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Kava Kava in the Crossfire


Millions of kava kava users got a surprise in March this year when the US Food and Drug Administration (FDA) warned that the herb may be linked to rare cases of severe liver injury

Millions of kava kava users got a surprise in March this year when the US Food and Drug Administration (FDA) warned that the herb may be linked to rare cases of severe liver injury. The FDA reported that four people in the US had required liver transplants and that consumers should be informed of the potential risk of this herb.

So what should consumers think? This issue deserves a closer examination.

The FDA said that it issued the warning because kava (Piper methysticum) has been associated with 24 liver-related injuries in European countries including Germany, Switzerland, France and the United Kingdom. Canada's Health Products and Food Branch (formerly the Health Protection Branch) has also urged consumers not to take kava until the safety question is settled even though the FDA didn't actually rule that kava caused liver damage. As a result, and despite the fact that kava remains a non-restricted herbal supplement sold freely worldwide, some health food stores have become too cautious by pulling kava products off their shelves.

I am inclined to adopt the more positive, objective view of kava that dominates Europe. Two renowned phyto-pharmacologists, Adolf Nahstedt and Matthias Schmidt of the University in M?er, have criticized the actions of both German government regulators (who also issued an advisory) and the FDA, calling them a questionable means of oppression of the natural remedy market. They point out that kava is by no means an unresearched herbal product and that the results of more than 100 clinical studies have been published in Europe confirming the herb's efficacy and safety.

In Europe, the 24 reports of adverse incidents involving kava-containing products have also been associated with liver-related conditions such as hepatitis, cirrhosis and liver failure caused by diet and lifestyle. The injured liver cases reported from Switzerland were all well-documented viral infections. Kava was shown as a secondary contributor. However, orthodox medicine treats herbal products with the greatest suspicion, and since kava had been identified as a possible culprit, or at least a contributor to liver damage, most media reports involving kava have been very sloppy and hastily done, laying the blame on kava rather than where it belongs on drug interaction, alcohol misuse or viral infection.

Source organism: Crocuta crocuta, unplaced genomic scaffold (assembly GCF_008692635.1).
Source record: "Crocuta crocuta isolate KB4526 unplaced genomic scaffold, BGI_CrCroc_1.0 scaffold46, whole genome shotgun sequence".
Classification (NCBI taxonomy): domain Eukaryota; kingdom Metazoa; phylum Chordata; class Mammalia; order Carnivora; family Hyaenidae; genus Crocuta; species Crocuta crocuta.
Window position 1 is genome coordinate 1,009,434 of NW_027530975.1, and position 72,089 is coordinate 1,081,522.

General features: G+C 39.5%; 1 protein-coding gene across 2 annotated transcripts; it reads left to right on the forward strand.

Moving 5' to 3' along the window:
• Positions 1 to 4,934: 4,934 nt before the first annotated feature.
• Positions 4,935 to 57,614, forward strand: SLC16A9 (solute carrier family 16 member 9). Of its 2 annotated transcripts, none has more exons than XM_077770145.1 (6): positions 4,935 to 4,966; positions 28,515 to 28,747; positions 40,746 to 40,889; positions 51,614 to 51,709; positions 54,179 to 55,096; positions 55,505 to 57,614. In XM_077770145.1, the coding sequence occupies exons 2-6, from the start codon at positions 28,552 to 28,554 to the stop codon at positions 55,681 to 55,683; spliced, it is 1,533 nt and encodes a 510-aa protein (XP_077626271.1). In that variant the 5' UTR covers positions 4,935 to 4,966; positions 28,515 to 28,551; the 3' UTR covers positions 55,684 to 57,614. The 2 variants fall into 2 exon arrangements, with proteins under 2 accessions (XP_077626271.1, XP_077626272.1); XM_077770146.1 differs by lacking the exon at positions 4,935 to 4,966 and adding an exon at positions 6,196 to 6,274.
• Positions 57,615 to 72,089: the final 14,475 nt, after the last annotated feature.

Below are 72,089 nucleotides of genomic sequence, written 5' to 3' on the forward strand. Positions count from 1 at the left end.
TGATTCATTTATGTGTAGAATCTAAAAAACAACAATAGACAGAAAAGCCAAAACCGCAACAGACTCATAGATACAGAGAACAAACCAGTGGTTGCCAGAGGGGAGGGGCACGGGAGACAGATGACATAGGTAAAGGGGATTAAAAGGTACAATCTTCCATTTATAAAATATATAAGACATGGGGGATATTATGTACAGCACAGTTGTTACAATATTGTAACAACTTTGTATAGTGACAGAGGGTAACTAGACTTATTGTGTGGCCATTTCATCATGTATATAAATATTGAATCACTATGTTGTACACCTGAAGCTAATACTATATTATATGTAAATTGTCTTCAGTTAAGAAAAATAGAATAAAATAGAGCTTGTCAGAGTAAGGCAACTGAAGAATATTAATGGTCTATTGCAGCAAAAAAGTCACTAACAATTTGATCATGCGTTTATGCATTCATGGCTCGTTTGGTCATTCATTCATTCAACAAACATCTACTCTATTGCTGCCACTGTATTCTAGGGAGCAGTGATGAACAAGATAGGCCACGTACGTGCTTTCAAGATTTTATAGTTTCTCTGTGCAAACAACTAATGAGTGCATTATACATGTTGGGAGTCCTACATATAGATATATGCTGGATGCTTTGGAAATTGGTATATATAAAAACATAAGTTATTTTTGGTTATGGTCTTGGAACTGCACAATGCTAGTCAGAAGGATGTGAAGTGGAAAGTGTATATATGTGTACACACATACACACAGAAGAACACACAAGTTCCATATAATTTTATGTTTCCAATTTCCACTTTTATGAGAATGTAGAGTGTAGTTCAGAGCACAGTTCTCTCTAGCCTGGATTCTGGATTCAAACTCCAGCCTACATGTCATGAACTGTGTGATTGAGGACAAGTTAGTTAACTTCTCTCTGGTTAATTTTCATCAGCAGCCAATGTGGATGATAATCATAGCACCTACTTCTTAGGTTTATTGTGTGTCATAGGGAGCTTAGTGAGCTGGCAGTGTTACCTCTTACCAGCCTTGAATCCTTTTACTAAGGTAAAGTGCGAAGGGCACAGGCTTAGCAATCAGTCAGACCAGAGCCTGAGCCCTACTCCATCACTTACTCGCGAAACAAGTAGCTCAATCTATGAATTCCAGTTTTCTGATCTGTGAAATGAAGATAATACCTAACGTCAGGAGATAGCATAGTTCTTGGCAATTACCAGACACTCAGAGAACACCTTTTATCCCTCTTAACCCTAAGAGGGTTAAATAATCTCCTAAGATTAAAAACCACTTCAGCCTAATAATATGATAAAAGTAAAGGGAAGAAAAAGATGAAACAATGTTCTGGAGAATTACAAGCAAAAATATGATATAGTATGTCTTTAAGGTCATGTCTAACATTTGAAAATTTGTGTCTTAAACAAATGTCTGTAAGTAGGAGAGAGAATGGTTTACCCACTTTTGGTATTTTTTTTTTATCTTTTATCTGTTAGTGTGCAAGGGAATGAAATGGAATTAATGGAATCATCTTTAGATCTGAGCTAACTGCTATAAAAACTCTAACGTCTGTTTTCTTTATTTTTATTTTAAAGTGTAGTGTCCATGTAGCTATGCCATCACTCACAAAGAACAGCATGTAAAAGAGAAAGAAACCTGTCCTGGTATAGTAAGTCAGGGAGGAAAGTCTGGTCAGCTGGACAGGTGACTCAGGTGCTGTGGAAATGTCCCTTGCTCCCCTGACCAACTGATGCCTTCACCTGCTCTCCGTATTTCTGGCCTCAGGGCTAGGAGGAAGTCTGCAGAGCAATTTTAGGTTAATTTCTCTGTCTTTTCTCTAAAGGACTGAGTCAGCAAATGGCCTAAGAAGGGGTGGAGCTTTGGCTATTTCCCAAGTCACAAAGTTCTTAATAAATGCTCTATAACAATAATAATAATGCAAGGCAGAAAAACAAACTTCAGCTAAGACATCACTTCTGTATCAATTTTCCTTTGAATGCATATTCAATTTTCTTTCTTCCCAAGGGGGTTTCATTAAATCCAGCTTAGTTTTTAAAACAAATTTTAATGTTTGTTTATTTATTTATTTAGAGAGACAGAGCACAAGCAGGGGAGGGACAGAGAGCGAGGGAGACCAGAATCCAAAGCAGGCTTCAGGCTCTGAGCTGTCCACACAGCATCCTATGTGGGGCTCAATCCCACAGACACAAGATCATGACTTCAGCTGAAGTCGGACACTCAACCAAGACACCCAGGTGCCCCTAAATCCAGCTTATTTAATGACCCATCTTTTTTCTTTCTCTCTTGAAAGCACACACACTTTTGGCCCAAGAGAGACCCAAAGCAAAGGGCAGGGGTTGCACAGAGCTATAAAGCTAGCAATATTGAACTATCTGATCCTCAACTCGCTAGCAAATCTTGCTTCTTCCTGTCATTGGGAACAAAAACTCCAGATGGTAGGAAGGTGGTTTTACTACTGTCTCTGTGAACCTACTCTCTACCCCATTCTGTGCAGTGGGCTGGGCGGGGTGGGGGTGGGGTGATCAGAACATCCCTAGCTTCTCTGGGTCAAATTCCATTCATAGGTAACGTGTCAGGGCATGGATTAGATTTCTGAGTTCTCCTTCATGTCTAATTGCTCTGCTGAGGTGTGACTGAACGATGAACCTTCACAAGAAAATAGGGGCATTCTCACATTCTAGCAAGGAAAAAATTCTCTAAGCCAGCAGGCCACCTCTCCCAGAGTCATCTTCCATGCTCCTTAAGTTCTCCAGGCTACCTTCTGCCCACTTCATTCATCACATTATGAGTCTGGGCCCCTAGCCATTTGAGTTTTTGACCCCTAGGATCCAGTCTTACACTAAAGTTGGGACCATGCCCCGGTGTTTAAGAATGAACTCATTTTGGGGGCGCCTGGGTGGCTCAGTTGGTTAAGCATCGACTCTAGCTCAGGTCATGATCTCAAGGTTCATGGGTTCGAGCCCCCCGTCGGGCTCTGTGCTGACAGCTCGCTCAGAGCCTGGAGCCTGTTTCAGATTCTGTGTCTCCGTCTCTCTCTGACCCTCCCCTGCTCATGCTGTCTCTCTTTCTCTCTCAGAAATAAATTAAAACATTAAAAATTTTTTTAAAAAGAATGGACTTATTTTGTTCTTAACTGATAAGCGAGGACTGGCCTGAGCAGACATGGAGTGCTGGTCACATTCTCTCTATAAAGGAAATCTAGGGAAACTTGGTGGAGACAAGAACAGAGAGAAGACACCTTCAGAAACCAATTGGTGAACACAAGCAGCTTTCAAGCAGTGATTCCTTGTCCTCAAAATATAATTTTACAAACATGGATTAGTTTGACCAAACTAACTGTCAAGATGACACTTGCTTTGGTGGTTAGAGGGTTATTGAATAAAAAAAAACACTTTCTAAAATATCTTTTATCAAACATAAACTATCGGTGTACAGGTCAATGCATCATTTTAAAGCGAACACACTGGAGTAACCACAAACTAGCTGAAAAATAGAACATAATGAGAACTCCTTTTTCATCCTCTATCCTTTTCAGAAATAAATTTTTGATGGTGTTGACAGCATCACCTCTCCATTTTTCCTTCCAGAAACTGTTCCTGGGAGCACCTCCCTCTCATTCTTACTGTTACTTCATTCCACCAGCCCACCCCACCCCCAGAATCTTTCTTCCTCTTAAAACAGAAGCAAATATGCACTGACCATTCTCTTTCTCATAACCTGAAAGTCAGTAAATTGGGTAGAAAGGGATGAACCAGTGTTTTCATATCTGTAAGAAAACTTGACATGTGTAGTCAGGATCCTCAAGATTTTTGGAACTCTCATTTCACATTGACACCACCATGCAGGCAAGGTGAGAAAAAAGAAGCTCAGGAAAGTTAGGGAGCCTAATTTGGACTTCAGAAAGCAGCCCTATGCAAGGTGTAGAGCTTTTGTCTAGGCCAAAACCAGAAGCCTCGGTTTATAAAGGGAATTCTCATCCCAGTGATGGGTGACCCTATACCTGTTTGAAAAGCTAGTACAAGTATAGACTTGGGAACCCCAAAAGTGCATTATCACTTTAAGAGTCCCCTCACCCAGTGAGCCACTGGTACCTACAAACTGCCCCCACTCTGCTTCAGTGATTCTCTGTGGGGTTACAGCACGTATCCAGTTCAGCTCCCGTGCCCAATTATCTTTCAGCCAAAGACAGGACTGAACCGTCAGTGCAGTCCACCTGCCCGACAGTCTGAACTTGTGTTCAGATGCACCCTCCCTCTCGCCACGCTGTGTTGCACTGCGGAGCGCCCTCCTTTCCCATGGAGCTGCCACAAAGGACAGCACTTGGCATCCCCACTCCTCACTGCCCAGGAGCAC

The only known fatality linked to kava, a death widely popularized by the German media, involved a female 81-year-old patient who had been taking a kava supplement for three months. She died during the course of hepatitis and liver malfunction; kava was blamed. Besides kava, the patient also took hydrochlorothiacid, a drug that can lead to jaundice, a liver dysfunction. And the real cause of death, however, was neither kava nor the drug, but severe liver cirrhosis from the long-term overconsumption and misuse of alcohol. A biopsy of the liver tissue confirmed that alcohol had destroyed the liver, which started long before the patient took kava kava. Unfortunately, the press did not report these details.

The fact is, kava is a safe herb valued for its soothing, sedative properties. It is indigenous to the islands in the South Pacific, where it is prepared daily as a traditional beverage. Supplements containing kava are promoted for relaxation, to relieve stress, anxiety and tension and to alleviate sleeplessness, menopausal symptoms and more.

In the last 10 years, approximately 275 million daily doses of kava have been prescribed in Europe. The risk of liver damage using kava supplements at the proper dose is minimal, says Schmidt. He calculated that the risk is about one per 350,000 patients per year a splendid record compared to pharmaceutical drugs with their history of side-effects, injuries and fatalities. In 1998 alone, there were 106,000 known adverse drug reaction deaths in the US.

The FDA hasn't concluded if kava, or its use together with some other supplement or medication, is to blame for the four reported cases of liver injury in the US. What all of this means is that the safety record for herbal medicine and kava kava as an efficacious natural remedy remains untarnished.



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Leah PayneLeah Payne